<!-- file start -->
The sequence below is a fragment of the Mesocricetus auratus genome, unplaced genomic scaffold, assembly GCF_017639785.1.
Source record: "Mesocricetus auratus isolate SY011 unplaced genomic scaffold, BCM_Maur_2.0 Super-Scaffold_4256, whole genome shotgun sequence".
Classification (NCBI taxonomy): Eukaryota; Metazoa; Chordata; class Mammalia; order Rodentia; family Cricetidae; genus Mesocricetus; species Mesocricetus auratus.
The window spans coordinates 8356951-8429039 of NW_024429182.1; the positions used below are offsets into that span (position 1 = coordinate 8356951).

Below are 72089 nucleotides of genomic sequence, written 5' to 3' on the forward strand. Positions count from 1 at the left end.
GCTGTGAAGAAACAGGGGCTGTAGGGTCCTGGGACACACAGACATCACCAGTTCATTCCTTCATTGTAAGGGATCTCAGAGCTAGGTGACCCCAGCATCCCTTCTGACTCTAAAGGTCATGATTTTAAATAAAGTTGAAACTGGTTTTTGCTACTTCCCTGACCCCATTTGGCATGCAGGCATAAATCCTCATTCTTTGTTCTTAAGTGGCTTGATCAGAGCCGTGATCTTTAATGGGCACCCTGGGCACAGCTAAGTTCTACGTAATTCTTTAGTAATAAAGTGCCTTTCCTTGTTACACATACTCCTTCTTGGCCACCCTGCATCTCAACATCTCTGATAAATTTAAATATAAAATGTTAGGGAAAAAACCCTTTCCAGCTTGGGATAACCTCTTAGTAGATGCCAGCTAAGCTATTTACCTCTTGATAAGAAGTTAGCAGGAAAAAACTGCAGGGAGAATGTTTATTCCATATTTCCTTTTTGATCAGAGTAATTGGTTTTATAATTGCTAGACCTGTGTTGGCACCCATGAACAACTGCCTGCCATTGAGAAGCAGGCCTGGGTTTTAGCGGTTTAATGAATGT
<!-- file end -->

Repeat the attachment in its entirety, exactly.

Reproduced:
The sequence below is a fragment of the Mesocricetus auratus genome, unplaced genomic scaffold, assembly GCF_017639785.1.
Source record: "Mesocricetus auratus isolate SY011 unplaced genomic scaffold, BCM_Maur_2.0 Super-Scaffold_4256, whole genome shotgun sequence".
Classification (NCBI taxonomy): Eukaryota; Metazoa; Chordata; class Mammalia; order Rodentia; family Cricetidae; genus Mesocricetus; species Mesocricetus auratus.
The window spans coordinates 8356951-8429039 of NW_024429182.1; the positions used below are offsets into that span (position 1 = coordinate 8356951).

Below are 72089 nucleotides of genomic sequence, written 5' to 3' on the forward strand. Positions count from 1 at the left end.
GCTGTGAAGAAACAGGGGCTGTAGGGTCCTGGGACACACAGACATCACCAGTTCATTCCTTCATTGTAAGGGATCTCAGAGCTAGGTGACCCCAGCATCCCTTCTGACTCTAAAGGTCATGATTTTAAATAAAGTTGAAACTGGTTTTTGCTACTTCCCTGACCCCATTTGGCATGCAGGCATAAATCCTCATTCTTTGTTCTTAAGTGGCTTGATCAGAGCCGTGATCTTTAATGGGCACCCTGGGCACAGCTAAGTTCTACGTAATTCTTTAGTAATAAAGTGCCTTTCCTTGTTACACATACTCCTTCTTGGCCACCCTGCATCTCAACATCTCTGATAAATTTAAATATAAAATGTTAGGGAAAAAACCCTTTCCAGCTTGGGATAACCTCTTAGTAGATGCCAGCTAAGCTATTTACCTCTTGATAAGAAGTTAGCAGGAAAAAACTGCAGGGAGAATGTTTATTCCATATTTCCTTTTTGATCAGAGTAATTGGTTTTATAATTGCTAGACCTGTGTTGGCACCCATGAACAACTGCCTGCCATTGAGAAGCAGGCCTGGGTTTTAGCGGTTTAATGAATGT